Divorce carries the reputation of being one of life's most
traumatic experiences. The emotional impact of a marriage breakdown
can be exacerbated by the fear and uncertainty associated with the
legal aspect of divorce. There are, however, many misconceptions
about divorce proceedings which can be easily dispelled.
How much will it cost?
The cost of divorce proceedings varies dramatically from one
case to another. Where spouses are motivated to achieve a swift and
fair division, the costs incurred will be limited.
Should I engage a lawyer?
Before embarking upon what is doubtless the biggest negotiation
of your life, it is absolutely prudent to arm yourself with all
relevant information concerning your legal rights and the
principles to be applied. A common misconception is that the
appropriate division of assets is an equal split. This is not
necessarily the case.
The first step is to establish the full extent of the
"matrimonial pot". It is not unusual for one spouse to
attempt to avoid the disclosure process with the aim of
undervaluing assets or even excluding certain assets from
negotiations. The impact of such an approach is that overall
settlement is likely to be unfavourable to the other spouse. Thus,
the assistance of a lawyer in the disclosure process is often key
to ensuring that the full "matrimonial pot" is
established before settlement options are even considered.
A fair division will take proper account of the relevant
factors, such as the age of the parties, the length of marriage,
the needs of the parties and any children, the assets, income and
earning capacity of both spouses. Fairness rather than equality is
the goal. Applying these factors is not always straightforward and
often dictates that an unequal split of the assets is the
Obtaining legal advice as to what would constitute a fair
settlement may therefore be a sound investment before trying to
agree matters with your spouse.
Will I have to go to Court?
The vast majority of cases settle. However, a fully contested
hearing may not be avoidable in some cases. Concluding a case in
such an adversarial environment can be deeply unpleasant, stressful
and expensive. We do all we can to assist our clients to reach a
consensual resolution, saving time and money and ensuring control
over the outcome.
What other methods of achieving settlement are avialable?
Once the full extent of the "matrimonial pot" has been
established, trading offers in writing and/or negotiating face to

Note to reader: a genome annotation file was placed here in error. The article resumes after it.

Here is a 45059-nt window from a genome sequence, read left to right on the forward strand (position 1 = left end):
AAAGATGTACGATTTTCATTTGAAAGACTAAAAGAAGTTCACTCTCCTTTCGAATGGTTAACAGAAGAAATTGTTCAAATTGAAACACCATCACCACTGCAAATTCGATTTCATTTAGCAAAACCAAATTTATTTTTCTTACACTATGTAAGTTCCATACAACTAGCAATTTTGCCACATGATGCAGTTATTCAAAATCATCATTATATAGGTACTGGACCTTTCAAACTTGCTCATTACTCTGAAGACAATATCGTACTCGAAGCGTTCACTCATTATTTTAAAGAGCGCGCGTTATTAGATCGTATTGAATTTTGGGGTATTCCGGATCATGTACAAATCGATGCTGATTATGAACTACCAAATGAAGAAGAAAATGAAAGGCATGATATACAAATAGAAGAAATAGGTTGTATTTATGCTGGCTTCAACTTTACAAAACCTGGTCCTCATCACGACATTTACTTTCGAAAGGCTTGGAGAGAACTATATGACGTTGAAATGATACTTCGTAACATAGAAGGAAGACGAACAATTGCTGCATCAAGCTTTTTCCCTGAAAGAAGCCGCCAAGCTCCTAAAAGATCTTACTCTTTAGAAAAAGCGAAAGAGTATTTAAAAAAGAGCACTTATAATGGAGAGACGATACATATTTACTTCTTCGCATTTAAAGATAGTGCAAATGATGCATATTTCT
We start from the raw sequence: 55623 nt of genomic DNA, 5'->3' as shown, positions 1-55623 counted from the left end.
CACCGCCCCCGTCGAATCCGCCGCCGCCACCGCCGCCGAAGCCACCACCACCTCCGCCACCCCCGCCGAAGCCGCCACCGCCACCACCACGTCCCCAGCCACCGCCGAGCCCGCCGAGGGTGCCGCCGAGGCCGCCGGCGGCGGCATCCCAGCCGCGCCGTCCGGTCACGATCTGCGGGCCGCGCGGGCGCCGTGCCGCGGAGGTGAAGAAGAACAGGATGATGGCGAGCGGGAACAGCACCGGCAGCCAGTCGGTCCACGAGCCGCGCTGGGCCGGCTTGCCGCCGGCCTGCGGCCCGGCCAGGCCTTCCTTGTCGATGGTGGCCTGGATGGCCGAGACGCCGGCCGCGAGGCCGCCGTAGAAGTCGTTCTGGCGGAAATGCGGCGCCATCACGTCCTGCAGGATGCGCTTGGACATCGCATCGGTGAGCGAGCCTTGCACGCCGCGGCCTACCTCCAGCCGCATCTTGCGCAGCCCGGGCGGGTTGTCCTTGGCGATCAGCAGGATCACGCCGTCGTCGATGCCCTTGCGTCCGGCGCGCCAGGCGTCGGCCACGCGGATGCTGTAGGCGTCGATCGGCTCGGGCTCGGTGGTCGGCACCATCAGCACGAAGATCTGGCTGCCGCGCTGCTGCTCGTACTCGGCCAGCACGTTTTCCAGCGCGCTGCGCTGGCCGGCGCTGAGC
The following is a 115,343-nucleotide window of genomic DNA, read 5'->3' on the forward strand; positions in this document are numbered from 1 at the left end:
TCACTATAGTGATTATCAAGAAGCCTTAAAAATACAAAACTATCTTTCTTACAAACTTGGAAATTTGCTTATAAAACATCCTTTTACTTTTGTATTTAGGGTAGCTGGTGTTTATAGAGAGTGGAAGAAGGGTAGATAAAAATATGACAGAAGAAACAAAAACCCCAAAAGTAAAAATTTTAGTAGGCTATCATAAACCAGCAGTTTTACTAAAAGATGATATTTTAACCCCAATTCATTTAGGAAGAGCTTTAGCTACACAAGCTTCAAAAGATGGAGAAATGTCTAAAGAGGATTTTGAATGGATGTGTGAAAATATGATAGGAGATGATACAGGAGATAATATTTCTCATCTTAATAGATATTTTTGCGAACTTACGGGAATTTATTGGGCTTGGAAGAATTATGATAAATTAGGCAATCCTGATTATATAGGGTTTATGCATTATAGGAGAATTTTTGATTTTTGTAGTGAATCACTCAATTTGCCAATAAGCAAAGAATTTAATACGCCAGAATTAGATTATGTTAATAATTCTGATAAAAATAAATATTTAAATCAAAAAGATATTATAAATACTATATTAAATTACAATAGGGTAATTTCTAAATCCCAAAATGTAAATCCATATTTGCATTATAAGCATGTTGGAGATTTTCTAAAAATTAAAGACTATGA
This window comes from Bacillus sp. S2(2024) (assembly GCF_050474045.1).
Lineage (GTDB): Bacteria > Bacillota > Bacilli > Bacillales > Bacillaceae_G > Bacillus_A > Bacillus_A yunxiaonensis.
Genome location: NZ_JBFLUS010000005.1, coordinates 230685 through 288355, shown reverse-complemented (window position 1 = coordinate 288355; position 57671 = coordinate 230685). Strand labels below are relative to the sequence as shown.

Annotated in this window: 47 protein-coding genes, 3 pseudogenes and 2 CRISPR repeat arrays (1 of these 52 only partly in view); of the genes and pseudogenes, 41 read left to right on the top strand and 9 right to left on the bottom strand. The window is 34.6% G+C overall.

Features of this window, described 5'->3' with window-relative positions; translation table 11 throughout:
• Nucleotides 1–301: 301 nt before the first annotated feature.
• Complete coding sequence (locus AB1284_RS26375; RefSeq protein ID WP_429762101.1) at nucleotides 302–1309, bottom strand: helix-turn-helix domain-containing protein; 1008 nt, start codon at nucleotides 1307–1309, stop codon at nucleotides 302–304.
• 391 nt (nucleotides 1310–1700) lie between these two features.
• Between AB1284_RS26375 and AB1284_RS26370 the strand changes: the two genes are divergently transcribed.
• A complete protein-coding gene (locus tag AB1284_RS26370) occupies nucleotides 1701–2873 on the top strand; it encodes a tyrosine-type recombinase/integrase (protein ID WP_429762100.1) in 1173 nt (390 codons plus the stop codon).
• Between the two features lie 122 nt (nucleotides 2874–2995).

face are usually the starting point when commencing
If those methods are fruitless or there is a particular issue
(or issues) acting as a bar to settlement, other options are
available, for example;
(i) Mediation – a fully
qualified Mediator attends a meeting with lawyers and clients
present. The comfort of legal advice complimented by the assistance
of an impartial third party encourages clients to reach
(ii) Private FDR – a highly
experienced Barrister with judicial experience is invited to hear
legal submissions from each party's respective lawyer. The FDR
Judge provides a judicial steer, which, whilst not binding, assists
clients to negotiate a tailor-made solution with an understanding
of what a Court might be likely to order if the case went to a
The success rate is impressive and the costs (both emotional and
financial) are a fraction of those incurred if seeking final
determination from the Court.
A divorce lawyer's role is to navigate their client through
a highly emotional and difficult time by offering legal advice and
ensuring that the client is aware of all options throughout. It is
the client who dictates the tone, pace and direction of the
Notwithstanding the most significant misconception of all, it is
possible to get divorced without wasting money and to reach an
agreement swiftly in respect of both the finances and/or children.
A consensual resolution increases the prospect of a post-divorce
relationship which is of significant importance in cases where
children are involved.
Article first published in Gallery Magazine in September
The content of this article is intended to provide a general
guide to the subject matter. Specialist advice should be sought
about your specific circumstances.
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